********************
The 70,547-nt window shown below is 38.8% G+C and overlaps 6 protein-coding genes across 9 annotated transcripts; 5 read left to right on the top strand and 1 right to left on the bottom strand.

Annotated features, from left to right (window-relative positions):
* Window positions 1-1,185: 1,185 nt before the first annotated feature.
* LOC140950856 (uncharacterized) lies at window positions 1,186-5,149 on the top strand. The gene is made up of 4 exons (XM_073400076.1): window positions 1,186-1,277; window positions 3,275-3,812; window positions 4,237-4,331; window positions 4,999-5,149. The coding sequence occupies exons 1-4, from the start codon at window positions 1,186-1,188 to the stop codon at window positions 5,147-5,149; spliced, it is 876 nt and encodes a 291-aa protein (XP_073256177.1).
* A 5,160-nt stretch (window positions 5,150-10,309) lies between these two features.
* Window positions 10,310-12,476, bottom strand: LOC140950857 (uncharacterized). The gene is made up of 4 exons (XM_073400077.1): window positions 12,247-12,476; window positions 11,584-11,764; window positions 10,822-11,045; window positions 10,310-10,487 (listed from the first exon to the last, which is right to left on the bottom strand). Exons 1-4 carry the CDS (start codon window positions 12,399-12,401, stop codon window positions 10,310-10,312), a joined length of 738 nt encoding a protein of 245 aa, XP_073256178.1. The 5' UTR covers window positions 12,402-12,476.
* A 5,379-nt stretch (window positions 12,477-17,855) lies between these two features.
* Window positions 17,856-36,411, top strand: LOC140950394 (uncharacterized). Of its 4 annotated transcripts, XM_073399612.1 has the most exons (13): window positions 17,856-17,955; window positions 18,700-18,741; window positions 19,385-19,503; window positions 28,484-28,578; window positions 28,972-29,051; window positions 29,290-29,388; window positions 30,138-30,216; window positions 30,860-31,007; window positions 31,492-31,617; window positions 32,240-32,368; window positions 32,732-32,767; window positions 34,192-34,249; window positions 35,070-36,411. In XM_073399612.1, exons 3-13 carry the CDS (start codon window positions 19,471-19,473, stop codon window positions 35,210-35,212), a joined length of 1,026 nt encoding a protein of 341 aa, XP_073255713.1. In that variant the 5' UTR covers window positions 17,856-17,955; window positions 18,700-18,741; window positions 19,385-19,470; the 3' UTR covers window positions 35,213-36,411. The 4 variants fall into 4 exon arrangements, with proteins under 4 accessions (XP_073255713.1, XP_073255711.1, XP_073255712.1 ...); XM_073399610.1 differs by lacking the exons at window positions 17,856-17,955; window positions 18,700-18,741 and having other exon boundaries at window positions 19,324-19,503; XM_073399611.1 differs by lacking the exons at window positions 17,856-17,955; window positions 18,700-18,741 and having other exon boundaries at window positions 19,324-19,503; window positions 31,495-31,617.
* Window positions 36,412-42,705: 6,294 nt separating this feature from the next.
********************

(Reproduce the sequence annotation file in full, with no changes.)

The 70,547-nt window shown below is 38.8% G+C and overlaps 6 protein-coding genes across 9 annotated transcripts; 5 read left to right on the top strand and 1 right to left on the bottom strand.

Annotated features, from left to right (window-relative positions):
* Window positions 1-1,185: 1,185 nt before the first annotated feature.
* LOC140950856 (uncharacterized) lies at window positions 1,186-5,149 on the top strand. The gene is made up of 4 exons (XM_073400076.1): window positions 1,186-1,277; window positions 3,275-3,812; window positions 4,237-4,331; window positions 4,999-5,149. The coding sequence occupies exons 1-4, from the start codon at window positions 1,186-1,188 to the stop codon at window positions 5,147-5,149; spliced, it is 876 nt and encodes a 291-aa protein (XP_073256177.1).
* A 5,160-nt stretch (window positions 5,150-10,309) lies between these two features.
* Window positions 10,310-12,476, bottom strand: LOC140950857 (uncharacterized). The gene is made up of 4 exons (XM_073400077.1): window positions 12,247-12,476; window positions 11,584-11,764; window positions 10,822-11,045; window positions 10,310-10,487 (listed from the first exon to the last, which is right to left on the bottom strand). Exons 1-4 carry the CDS (start codon window positions 12,399-12,401, stop codon window positions 10,310-10,312), a joined length of 738 nt encoding a protein of 245 aa, XP_073256178.1. The 5' UTR covers window positions 12,402-12,476.
* A 5,379-nt stretch (window positions 12,477-17,855) lies between these two features.
* Window positions 17,856-36,411, top strand: LOC140950394 (uncharacterized). Of its 4 annotated transcripts, XM_073399612.1 has the most exons (13): window positions 17,856-17,955; window positions 18,700-18,741; window positions 19,385-19,503; window positions 28,484-28,578; window positions 28,972-29,051; window positions 29,290-29,388; window positions 30,138-30,216; window positions 30,860-31,007; window positions 31,492-31,617; window positions 32,240-32,368; window positions 32,732-32,767; window positions 34,192-34,249; window positions 35,070-36,411. In XM_073399612.1, exons 3-13 carry the CDS (start codon window positions 19,471-19,473, stop codon window positions 35,210-35,212), a joined length of 1,026 nt encoding a protein of 341 aa, XP_073255713.1. In that variant the 5' UTR covers window positions 17,856-17,955; window positions 18,700-18,741; window positions 19,385-19,470; the 3' UTR covers window positions 35,213-36,411. The 4 variants fall into 4 exon arrangements, with proteins under 4 accessions (XP_073255713.1, XP_073255711.1, XP_073255712.1 ...); XM_073399610.1 differs by lacking the exons at window positions 17,856-17,955; window positions 18,700-18,741 and having other exon boundaries at window positions 19,324-19,503; XM_073399611.1 differs by lacking the exons at window positions 17,856-17,955; window positions 18,700-18,741 and having other exon boundaries at window positions 19,324-19,503; window positions 31,495-31,617.
* Window positions 36,412-42,705: 6,294 nt separating this feature from the next.